Microsoft’s Office suite for iPad, iPhone, and Android is now free. In a surprise move, the software giant is shaking up its mobile Office strategy to keep consumers hooked to Word, Excel, and PowerPoint documents. Starting today, you’ll no longer need an Office 365 subscription to edit documents or store them in the cloud. The move comes just days after Microsoft announced a strategic partnership with Dropbox to integrate the cloud storage service into Office across desktop, mobile, and the web. You can now download Office for iPad and store all your documents on Dropbox without paying Microsoft anything at all. Microsoft is also releasing a brand new iPhone app today, alongside a preview of Office for Android tablets, all with Dropbox integration.
Microsoft’s plans might sound crazy to most, and at first glance it’s easy to come to that conclusion, but the company argues it’s a matter of moving its free web apps to mobile. “It’s an extension of the strategy that we’ve got,” explains Microsoft’s head of Office marketing Michael Atalla. “It’s not a total strategic shift, as much of an extension of the existing strategy.” Microsoft offers free Office apps online, and Atalla argues that recent development model changes inside Microsoft have allowed the company to open up editing functionality to mobile clients. “We’re taking that same user experience we provide online to the native apps of iOS and Android. We want to make sure that our customers can be productive across all the devices they have.”
While consumers using Office mobile will be able to access the apps for free, Microsoft isn’t extending this free functionality to businesses. An Office 365 subscription will be required to edit documents that are stored on OneDrive for Business or Dropbox for business, a clear sign of how Microsoft will continue to generate money from the thousands of businesses that rely on its productivity suite and cloud platform. “There’s still premium value that we’ll add on top of that,” says Atalla. “There will still be subscription value, most clearly and easily identifiable in the commercial space, but also in the consumer space around advanced authoring, analysis, presentation, and unlimited storage with OneDrive.” Microsoft is also restricting some chart element customization and track changes to paid customers, making them premium features.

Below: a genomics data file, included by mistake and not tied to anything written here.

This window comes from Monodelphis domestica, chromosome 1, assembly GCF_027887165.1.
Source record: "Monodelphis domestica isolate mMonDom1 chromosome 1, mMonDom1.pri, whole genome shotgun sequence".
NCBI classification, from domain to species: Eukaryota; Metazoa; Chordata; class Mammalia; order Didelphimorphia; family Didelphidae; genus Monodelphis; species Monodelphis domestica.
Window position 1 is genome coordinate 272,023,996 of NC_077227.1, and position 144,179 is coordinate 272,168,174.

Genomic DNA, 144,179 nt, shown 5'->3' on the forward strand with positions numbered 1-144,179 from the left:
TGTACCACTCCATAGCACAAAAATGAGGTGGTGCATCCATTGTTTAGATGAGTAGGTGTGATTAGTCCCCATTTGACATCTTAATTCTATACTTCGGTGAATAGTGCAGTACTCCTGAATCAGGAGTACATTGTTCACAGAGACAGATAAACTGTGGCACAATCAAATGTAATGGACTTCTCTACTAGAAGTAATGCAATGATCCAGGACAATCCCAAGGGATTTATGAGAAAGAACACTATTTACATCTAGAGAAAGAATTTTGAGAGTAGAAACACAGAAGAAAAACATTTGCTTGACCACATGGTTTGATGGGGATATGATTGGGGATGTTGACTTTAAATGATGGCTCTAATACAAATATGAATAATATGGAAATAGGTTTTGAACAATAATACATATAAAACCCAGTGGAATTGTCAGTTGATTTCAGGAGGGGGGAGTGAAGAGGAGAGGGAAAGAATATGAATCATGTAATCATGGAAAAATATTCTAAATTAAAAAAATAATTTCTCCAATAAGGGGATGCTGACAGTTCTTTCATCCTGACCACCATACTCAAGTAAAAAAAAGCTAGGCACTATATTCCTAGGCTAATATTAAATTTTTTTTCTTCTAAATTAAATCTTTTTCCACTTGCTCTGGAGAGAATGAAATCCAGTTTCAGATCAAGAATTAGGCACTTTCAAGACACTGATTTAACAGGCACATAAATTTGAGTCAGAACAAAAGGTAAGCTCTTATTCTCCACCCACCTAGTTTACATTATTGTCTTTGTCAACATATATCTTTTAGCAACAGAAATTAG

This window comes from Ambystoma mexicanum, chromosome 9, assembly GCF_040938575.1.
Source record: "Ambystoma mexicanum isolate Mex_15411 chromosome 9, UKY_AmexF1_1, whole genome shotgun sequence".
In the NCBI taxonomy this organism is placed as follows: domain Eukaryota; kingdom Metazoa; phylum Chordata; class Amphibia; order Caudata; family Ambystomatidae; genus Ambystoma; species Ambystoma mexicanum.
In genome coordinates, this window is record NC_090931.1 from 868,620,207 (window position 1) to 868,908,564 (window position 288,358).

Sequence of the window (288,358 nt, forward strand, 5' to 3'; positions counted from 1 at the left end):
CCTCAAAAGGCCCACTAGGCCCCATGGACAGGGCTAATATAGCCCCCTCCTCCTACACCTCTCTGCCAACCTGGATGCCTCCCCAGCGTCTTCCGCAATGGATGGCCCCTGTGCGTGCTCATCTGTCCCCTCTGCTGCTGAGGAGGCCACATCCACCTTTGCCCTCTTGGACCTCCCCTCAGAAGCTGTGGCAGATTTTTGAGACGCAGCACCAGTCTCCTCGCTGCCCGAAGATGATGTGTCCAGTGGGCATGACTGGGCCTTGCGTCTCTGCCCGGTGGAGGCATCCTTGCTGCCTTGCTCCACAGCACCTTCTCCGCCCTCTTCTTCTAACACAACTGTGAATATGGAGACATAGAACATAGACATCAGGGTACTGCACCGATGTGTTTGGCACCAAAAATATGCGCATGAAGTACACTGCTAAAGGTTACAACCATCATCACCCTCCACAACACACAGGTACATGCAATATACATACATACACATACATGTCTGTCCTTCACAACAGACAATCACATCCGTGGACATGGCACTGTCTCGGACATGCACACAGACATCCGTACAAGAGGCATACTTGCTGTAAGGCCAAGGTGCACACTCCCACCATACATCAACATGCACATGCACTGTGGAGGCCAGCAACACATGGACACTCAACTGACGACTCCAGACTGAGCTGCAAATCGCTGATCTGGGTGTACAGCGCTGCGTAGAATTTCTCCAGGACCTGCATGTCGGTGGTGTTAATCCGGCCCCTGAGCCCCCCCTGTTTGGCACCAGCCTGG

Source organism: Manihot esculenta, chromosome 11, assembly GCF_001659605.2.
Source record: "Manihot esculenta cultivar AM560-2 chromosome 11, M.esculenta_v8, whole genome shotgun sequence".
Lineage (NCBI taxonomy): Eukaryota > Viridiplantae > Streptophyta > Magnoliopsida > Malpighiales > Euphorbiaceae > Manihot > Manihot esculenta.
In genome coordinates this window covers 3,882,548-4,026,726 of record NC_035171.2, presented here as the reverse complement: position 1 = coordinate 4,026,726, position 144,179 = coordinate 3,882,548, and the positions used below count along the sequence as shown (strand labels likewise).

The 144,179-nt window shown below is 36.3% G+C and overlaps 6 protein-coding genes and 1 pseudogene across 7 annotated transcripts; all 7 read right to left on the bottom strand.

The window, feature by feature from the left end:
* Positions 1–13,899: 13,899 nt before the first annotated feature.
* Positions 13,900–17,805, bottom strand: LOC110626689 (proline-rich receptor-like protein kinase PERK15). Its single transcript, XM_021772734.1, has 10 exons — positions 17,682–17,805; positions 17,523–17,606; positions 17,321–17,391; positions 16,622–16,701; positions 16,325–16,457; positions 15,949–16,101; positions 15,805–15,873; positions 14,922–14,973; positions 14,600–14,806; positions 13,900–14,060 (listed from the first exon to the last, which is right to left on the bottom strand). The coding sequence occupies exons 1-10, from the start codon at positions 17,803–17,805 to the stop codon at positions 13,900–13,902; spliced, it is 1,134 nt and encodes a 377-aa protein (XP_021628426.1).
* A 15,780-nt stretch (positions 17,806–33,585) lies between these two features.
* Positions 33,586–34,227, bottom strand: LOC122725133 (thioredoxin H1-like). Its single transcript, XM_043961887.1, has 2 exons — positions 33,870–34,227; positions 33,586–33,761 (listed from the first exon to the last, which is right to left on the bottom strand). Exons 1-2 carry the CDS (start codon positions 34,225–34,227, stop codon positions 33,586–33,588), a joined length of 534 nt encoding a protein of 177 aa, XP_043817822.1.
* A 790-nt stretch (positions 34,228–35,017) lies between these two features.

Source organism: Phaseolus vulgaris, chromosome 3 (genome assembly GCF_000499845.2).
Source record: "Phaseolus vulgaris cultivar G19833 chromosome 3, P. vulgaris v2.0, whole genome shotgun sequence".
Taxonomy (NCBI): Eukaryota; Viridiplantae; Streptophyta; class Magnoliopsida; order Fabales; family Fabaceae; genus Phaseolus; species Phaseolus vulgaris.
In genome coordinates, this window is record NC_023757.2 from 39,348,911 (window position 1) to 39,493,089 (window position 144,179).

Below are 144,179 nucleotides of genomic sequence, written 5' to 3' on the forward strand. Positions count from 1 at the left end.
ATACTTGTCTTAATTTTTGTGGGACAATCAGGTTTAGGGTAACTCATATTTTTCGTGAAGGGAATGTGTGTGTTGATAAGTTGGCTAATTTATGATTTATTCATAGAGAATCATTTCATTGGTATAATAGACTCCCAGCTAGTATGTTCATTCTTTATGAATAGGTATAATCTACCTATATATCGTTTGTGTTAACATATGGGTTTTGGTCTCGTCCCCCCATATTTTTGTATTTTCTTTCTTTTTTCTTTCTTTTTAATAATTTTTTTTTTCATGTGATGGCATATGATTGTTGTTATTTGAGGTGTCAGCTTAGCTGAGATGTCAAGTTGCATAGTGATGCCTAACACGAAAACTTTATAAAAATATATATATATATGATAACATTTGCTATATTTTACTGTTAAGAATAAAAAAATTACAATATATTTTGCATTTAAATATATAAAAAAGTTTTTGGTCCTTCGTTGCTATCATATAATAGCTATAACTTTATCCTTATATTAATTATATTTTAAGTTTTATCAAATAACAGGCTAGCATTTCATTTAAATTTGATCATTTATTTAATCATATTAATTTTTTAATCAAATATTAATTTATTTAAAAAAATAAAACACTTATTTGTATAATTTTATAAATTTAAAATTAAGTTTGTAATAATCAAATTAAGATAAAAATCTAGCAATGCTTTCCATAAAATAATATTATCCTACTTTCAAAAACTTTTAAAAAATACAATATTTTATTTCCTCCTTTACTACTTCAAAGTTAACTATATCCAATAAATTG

The key here appears to be a strategic move by Microsoft to keep Office competition out of the mobile space. It’s all too easy for competitors to build rival products and ship them for free on iPad, iPhone, and Android, offering premium features on top. Microsoft’s Office suite is dominant, which also means it’s ripe for disruption. If there’s a rival Office iPad app that’s free and easy to use, that could tempt consumers away from their preconceived reliance on Word, Excel, and PowerPoint. CloudOn, a gesture-based app for editing Office documents, has seen some early success here. Apple also offers its own iWork apps on iPad at no extra cost, and several rivals, including the maker of the popular Paper iPad app, are emerging to threaten Office on mobile. The nightmare situation for Microsoft is that consumers realize soon that they don’t need Office to create their resume or personal documents, so why should they pay for it on a smartphone or tablet where they’re used to getting free apps.
While Microsoft will never admit it, it’s that threat more than anything that has forced the company’s mobile shift here. “By in large we want that core authoring experience in front of all the users that love Office on any device they choose,” explains Atalla. That core authoring experience can help keep Office users hooked, and Microsoft doesn’t want to face a future where consumers, and eventually businesses, are no longer obsessing over Word, Excel, and PowerPoint. There’s also a play here to get consumers using OneDrive cloud storage and a Microsoft Account. Both of these can help Microsoft tempt consumers over to Office 365 for additional storage and the added benefit of Office for PC and Mac as part of a subscription. It’s a bold move from Microsoft, but also a defensive one. Microsoft’s competition will now have to look elsewhere to plot their Office attack.